The gym isn’t for cyclists?

How many times have we heard that going to the gym isn’t for cyclists? They always use the same excuse: “When I lift weights I gain muscle mass and then I can’t climb well.” This common complaint results in most cyclists doing some toning work at the start of the season and then giving it up. Our experience, and logic tell us it shouldn’t be like this.

Gaining strength or muscle mass
When you go to the gym, it shouldn’t always be with a mind to increase muscle mass. There are people who seem to have an intense allergic reaction to weights. “When I pick up a weight my muscles really bulk up.” For most people, it would be great if this were so because they’d save a lot of hours of effort. This observation is also very common among women. But the reality is something else.

To gain muscle mass you have to work out very methodically over a high number of sessions. During the winter break, muscles tend to “shrink” due to a lack of training. At the start of the season, the muscle starts to grow, and its weight might increase. During the season, any gym workouts you do will help you gain strength, but not weight.


What’s the benefit of working out in a gym for a cyclist?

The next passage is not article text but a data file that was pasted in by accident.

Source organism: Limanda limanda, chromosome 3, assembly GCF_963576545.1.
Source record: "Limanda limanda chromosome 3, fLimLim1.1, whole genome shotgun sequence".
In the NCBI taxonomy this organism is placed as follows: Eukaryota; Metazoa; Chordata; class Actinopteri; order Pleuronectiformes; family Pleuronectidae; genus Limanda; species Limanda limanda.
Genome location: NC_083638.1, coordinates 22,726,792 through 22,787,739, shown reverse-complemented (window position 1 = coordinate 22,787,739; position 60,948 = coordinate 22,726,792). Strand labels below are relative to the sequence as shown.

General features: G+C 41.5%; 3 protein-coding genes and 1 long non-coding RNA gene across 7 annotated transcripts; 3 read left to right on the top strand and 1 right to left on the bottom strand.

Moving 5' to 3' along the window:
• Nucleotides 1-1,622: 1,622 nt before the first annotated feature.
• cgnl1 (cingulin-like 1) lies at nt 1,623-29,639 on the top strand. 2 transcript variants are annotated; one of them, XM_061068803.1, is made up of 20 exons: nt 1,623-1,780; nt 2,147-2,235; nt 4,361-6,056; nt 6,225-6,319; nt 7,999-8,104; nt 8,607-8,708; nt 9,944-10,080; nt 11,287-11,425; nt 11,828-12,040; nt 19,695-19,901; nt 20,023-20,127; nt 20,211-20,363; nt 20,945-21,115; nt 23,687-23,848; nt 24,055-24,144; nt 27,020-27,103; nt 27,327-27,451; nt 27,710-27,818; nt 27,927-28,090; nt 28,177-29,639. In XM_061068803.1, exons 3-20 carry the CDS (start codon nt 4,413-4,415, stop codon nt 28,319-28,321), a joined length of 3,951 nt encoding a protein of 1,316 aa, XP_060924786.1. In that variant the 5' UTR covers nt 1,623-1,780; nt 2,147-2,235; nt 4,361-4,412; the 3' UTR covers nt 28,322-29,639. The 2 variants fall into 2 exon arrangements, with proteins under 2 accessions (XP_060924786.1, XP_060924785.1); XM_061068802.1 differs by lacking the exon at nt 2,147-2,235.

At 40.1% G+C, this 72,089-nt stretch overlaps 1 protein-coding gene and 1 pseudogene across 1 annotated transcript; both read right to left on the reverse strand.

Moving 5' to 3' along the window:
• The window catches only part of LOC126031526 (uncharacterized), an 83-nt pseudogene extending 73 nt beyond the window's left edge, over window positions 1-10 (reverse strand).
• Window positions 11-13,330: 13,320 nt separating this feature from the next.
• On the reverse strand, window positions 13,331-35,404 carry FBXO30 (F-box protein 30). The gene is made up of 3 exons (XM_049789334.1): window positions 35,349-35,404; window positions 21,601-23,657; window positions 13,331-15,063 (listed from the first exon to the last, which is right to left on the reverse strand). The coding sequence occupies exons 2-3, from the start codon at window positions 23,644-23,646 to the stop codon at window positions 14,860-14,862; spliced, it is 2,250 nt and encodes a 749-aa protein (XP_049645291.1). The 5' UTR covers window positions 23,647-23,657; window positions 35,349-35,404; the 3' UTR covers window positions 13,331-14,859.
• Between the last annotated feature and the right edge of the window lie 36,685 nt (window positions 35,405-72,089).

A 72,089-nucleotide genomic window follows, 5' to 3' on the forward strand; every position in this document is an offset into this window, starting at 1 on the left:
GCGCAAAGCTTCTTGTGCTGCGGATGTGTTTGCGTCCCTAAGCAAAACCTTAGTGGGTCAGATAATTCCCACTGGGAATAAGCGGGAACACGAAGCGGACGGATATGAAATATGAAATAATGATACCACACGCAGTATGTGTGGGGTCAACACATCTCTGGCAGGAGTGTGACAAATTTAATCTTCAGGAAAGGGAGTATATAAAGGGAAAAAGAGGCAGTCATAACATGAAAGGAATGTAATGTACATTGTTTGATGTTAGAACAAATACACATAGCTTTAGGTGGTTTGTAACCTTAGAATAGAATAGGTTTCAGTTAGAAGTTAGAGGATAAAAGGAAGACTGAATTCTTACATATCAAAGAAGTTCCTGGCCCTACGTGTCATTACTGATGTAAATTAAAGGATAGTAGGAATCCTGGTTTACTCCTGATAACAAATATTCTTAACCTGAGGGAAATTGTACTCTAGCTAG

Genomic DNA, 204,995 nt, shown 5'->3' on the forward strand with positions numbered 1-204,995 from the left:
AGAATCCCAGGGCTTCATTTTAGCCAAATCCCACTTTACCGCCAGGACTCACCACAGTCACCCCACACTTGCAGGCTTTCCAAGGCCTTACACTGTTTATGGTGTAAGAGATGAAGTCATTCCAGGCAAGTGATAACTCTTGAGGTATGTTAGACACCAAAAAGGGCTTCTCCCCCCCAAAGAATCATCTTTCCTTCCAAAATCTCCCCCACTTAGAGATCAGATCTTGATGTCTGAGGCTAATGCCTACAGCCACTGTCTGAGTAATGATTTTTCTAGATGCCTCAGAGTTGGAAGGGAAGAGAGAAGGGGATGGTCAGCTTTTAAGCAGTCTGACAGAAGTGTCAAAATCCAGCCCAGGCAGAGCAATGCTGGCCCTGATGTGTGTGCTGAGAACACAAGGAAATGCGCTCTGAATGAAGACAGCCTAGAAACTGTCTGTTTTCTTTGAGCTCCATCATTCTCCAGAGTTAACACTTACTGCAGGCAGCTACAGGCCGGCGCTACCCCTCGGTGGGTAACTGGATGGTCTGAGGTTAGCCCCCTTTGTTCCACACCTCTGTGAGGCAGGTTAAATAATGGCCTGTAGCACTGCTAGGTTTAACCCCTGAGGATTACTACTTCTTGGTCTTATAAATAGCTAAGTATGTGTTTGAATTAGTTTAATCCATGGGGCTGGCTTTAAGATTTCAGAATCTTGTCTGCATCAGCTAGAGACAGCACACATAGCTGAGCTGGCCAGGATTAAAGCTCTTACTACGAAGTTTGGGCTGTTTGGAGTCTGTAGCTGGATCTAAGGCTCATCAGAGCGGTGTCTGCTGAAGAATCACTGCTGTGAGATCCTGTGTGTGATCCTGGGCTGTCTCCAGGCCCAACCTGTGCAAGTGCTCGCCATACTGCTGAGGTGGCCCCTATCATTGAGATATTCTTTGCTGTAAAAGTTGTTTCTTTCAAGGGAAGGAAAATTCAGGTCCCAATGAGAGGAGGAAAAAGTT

Cyclists often obsess over getting in the maximum number of hours on the bike and forget that training isn’t about training more, it’s about training as little as possible to perform at your best. Saying this will make it easier for an athlete to understand that time in the gym isn’t time wasted, but time gained.

There are many reasons for this:

  • Gym workouts let you target muscles that aren’t used much on the bikeand that are out of balance in comparison to “nearby” muscles that are super developed.
  • Correcting this imbalance usually means reducing or eliminating pain.
  • What’s more, in the gym you can specifically work muscles that limit your performance on the bike, such as the forearms in a cross-country or downhill rider, or the glutes in a time trialist.
  • Improving the muscle strength needed for your type of sport.
  • Developing coordination and joint stability with functional exercises.


How should I work out in the gym?

Every day there are increasingly more interesting components and tools in gyms for doing effective workouts. The world of fitness is advancing by leaps and bounds and we have to put this to good use. If you’re new to the world of weight rooms, you should start out with “classic” exercises on the resistance machines, and throw in some dumbbell exercises (free weight). Once you’ve gained some strength and especially coordination and joint stability, you can move on to more complex exercises with free weights.

After completing these two phases, we recommend progressing to more functional workouts to keep improving. This phase involves the use of basic elements like fitball or bosu ball. The use of resistance bands and TRX is also common.

These types of exercises tend to focus on building strength, coordination and stability with much more complex workouts and with one fundamental pillar: upper-body strength. We’ll go into more details on this type of training in the next instalment.




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